The 6am Cut London | FT Alphaville

The 6am Cut London

The IMF’s “bigger firewall” has been agreed, with commitments totalling an extra $430bn of lending capacity as meetings in Washington finished on Sunday, but questions remain over how any eurozone country would actually obtain access to the funds, says the New York Times.

François Hollande has taken a narrow lead in the first round of France’s presidential elections, setting up a run-off with Nicolas Sarkozy after a vote that saw one in five ballots go to the far right National Front, reports the FT. Those far right voters may decide the presidential election, says Reuters.

China flash PMIs for April came in at 49.1, a less contractionary figure than the March reading of 48.3. New orders and new export business remained “contracting, but at a slower rate”. Press release [PDF].

Pfizer is expected to sell its infant food business to Nestle rather than Danone although both companies made offers worth about $11bn, says Bloomberg, citing people familiar with the matter.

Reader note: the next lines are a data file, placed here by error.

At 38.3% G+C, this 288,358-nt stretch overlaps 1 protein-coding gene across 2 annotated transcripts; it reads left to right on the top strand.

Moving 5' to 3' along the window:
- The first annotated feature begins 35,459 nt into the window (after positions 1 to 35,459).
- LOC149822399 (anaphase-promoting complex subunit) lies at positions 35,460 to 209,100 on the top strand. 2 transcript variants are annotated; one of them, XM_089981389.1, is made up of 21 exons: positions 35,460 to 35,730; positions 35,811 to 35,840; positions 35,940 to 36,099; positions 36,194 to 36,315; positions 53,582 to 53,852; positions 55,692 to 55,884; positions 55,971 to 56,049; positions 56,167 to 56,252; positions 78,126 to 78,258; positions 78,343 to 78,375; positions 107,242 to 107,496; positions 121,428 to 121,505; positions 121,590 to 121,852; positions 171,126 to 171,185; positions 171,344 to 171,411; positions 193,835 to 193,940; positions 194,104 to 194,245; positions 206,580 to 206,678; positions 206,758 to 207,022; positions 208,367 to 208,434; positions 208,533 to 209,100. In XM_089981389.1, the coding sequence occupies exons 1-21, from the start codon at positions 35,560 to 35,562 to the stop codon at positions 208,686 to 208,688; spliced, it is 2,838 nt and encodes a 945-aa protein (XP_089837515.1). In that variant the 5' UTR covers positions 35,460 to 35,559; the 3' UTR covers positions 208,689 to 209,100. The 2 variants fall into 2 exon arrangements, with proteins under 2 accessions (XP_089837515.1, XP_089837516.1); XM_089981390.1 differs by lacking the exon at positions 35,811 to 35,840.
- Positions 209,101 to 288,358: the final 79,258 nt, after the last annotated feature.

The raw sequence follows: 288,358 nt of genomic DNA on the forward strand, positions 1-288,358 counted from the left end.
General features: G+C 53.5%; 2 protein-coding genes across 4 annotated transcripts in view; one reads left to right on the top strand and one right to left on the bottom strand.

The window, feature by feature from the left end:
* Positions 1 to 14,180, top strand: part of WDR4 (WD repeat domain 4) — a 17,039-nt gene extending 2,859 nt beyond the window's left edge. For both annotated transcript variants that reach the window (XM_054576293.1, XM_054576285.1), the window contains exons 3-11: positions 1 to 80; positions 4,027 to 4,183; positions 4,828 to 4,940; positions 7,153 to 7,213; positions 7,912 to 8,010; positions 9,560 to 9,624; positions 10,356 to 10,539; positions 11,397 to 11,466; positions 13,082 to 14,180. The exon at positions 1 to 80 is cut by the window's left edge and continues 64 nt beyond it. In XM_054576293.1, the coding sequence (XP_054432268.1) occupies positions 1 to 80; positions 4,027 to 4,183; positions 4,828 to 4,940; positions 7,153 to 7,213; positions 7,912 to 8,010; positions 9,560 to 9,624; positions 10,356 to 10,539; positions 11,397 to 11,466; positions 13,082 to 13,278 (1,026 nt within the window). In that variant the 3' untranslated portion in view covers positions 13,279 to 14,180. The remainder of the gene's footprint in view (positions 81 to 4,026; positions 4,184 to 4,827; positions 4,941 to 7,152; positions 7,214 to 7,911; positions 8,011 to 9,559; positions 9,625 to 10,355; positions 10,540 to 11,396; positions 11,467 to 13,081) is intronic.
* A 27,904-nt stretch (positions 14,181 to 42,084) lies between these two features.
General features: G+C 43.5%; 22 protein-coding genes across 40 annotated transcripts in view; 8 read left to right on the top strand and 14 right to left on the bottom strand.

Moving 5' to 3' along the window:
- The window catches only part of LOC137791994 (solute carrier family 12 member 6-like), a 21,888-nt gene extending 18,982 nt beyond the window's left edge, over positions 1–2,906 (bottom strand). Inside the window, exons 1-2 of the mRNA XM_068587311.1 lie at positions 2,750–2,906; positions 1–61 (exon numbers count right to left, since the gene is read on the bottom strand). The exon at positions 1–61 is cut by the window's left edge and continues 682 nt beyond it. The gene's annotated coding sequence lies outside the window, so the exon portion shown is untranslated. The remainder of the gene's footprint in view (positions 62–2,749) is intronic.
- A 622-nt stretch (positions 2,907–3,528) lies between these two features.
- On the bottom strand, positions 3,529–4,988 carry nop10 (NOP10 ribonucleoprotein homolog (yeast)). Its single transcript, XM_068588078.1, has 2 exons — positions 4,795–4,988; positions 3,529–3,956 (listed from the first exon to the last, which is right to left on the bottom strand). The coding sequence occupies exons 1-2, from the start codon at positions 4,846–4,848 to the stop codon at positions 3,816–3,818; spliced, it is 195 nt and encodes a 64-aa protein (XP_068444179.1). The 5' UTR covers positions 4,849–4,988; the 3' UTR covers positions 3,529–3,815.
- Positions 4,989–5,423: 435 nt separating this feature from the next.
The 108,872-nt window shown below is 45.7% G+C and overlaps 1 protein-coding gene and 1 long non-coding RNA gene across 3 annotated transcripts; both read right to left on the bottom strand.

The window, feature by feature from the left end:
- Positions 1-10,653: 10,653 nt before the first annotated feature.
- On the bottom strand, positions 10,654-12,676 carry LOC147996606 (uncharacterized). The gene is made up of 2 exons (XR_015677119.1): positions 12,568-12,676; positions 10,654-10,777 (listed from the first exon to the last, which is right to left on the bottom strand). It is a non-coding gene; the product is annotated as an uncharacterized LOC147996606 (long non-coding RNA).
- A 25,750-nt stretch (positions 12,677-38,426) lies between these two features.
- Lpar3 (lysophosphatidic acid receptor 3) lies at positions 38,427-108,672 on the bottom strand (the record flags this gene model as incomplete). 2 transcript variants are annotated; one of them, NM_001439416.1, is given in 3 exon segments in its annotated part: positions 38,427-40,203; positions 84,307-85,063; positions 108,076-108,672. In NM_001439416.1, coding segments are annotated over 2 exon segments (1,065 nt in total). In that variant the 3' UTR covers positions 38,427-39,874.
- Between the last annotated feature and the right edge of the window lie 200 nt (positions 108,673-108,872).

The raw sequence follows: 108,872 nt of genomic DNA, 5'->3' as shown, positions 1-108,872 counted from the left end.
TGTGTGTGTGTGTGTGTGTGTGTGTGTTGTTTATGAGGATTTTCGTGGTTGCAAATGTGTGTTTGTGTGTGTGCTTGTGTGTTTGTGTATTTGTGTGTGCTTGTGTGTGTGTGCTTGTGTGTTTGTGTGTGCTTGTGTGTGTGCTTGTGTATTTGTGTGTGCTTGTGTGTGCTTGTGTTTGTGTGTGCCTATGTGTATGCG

The FSA has lost a case involving UBS which was seen as a test of its efforts to punish senior managers when failings occur on their watch. The Upper Tribunal for Financial Services rejected the FSA’s case against John Pottage, the former chief executive of UBS’ UK wealth management business, says the FT.

Wal-Mart’s Mexico unit could be targeted by short sellers on Monday, says Reuters, after a report in the New York Times that the parent company shut down an internal investigation into whether bribery was extensively used to gain a big foothold in the local market.

CFTC chairman Gary Gensler is looking at possible ways to ease the effect of new derivatives rules on US banks’ foreign subsidiaries, and foreign banks operating in the US, says the FT. Any proposal that resulted would have to be approved by at least two other CFTC commissioners.

Repsol has said it will take legal action against any company that tries to invest in YPF, reports the FT.


– “That the eurozone needs this money shows how totally dysfunctional it is,” says the FT in an editorial.

– Japanese automakers are less worried than their peers about the shortage of nylon-12 resin after a factory explosion in Germany, because they buy from a local supplier. (WSJ Japan RealTime)

– Japan’s stock market still host to plenty of insider trading. (Financial Times)

– China is buying up cows. Lots of them. All over the world. (Wall Street Journal)

– A big piece about fracking. (Financial Times)


Asian stocks advanced early on Monday, but later fell on poor earnings and China’s flash PMI.